Piling Canada

State of the Art

Written by Vanessa Kunderman
May 2015

Bermingham contributes to the construction of a culture-boosting art gallery in Saskatchewan

Saskatoon has always been a can-do city. In the 70s, when Saskatoon wanted to host the Canada Winter Games, the flat prairie province didn’t even shudder at the thought of building a mountain for skiing.

When the idea for an agrarian-inspired world-class art gallery came across the desks of city council, the Remai Art Gallery was an unquestionable new project.

Saskatoon has always had strong cultural interest; the orchestra, theatre and street festivals are just small blades in this province’s massive crop of culture, and according to www.remai.ca, “74 per cent say Saskatoon’s growing city needs a cultural facility.”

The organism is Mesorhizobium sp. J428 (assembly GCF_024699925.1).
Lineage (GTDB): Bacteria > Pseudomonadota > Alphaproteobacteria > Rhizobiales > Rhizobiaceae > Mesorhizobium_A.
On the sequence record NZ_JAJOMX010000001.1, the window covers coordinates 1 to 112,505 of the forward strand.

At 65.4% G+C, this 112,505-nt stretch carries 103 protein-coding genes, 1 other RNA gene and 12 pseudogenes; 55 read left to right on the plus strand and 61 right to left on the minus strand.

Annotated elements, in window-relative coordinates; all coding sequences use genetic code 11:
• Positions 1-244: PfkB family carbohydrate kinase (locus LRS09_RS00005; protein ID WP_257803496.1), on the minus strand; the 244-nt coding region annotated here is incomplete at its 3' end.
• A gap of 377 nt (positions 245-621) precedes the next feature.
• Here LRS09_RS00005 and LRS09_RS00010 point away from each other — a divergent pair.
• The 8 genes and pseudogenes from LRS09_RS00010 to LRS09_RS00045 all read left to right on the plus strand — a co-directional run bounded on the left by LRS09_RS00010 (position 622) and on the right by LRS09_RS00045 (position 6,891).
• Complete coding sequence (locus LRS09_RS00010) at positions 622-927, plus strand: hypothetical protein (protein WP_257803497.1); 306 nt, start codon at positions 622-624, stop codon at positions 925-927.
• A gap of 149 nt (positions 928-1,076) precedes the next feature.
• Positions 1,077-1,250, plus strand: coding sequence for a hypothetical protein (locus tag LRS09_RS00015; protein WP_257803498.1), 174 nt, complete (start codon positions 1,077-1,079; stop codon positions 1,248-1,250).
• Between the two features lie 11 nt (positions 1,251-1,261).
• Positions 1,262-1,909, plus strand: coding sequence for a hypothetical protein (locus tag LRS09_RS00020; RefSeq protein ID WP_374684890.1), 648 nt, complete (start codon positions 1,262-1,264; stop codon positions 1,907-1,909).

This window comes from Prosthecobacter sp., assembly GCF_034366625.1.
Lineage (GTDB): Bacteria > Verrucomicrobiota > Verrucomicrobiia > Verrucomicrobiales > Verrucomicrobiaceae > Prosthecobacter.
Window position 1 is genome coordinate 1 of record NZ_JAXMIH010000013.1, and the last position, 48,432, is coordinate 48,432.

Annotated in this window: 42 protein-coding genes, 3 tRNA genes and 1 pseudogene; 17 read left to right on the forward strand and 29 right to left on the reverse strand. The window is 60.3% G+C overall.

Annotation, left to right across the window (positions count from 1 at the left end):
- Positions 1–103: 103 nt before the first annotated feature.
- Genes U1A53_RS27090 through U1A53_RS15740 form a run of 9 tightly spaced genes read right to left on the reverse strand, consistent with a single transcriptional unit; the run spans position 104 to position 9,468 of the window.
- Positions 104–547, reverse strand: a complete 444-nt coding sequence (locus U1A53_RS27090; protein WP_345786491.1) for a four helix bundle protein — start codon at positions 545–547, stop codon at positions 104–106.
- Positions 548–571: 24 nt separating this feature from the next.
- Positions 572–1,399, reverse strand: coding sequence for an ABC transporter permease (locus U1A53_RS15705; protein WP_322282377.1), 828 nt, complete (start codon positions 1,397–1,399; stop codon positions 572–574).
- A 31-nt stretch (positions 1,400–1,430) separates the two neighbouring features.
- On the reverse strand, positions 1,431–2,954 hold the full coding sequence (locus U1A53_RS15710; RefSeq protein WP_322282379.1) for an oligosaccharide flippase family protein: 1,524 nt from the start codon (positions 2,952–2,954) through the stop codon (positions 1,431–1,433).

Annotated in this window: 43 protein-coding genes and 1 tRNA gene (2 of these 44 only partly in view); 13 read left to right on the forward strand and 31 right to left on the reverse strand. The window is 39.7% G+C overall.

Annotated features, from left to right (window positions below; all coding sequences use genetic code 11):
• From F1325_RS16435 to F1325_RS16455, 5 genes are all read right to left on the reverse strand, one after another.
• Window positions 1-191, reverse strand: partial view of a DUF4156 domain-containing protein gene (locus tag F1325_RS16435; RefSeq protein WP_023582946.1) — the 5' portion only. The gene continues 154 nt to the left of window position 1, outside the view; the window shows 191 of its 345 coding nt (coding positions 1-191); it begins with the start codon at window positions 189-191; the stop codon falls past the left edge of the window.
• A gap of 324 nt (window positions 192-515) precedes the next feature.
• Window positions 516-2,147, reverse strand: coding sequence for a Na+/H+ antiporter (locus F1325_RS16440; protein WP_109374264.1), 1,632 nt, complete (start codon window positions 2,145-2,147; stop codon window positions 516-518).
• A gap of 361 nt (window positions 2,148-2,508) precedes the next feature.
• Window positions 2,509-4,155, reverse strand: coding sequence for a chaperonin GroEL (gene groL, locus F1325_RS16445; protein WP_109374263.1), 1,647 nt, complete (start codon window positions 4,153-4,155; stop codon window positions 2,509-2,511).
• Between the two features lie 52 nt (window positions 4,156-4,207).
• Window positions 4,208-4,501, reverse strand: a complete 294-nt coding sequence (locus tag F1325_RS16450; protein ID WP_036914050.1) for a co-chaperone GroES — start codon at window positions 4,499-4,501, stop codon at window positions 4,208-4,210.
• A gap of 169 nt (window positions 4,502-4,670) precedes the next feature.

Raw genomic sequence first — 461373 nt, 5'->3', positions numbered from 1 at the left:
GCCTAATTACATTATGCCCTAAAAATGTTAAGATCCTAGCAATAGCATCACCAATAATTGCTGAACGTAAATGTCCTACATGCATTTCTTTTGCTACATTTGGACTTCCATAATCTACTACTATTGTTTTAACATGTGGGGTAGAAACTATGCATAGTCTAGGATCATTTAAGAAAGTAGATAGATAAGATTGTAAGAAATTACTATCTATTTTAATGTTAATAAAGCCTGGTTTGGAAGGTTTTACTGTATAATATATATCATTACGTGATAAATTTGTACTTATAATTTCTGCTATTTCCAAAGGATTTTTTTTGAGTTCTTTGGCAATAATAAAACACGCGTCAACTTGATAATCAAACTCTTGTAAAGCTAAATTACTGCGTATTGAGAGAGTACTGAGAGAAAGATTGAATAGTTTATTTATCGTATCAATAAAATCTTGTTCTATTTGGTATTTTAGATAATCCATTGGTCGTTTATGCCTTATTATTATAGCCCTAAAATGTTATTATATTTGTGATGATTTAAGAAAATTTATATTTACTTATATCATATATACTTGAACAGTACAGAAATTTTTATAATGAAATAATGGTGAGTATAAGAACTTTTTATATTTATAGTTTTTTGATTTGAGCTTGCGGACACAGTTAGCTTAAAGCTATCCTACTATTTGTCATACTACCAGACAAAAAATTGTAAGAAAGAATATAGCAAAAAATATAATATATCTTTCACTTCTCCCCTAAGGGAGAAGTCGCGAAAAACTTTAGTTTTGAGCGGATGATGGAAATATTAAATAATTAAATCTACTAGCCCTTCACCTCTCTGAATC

Thanks to the Energy Boom from recent years, Saskatchewan’s population has tipped over the one million mark, with most of the inhabitants flocking to Saskatchewan’s largest city, Saskatoon. The booming population has further increased the province’s lust for the arts, even more so than its colourful history.

Named for Saskatchewan philanthropist, Ellen Remai, the Leadership in Energy and Environmental Design (LEED) Silver Certified Gallery is a piece of architectural art, itself. With high-performance, eco-friendliness and sustainability at its core, the gallery has already accumulated architectural awards.

The real task at hand was building the structure.

Bermingham retained designer Matthew Janes of Isherwood and Associates to design a key component to the project: the shoring wall. Despite the vast beauty of the land- scape being the main influence and inspiration for the design of the new gallery, the province’s flat topography poses risks for flooding. The Remai Art Gallery is nestled in along the Saskatoon riverfront and the wall was a necessary component to the gallery’s practicality. As one of the largest shoring walls being constructed in Saskatoon at the time, the project garnered its fair share of attention.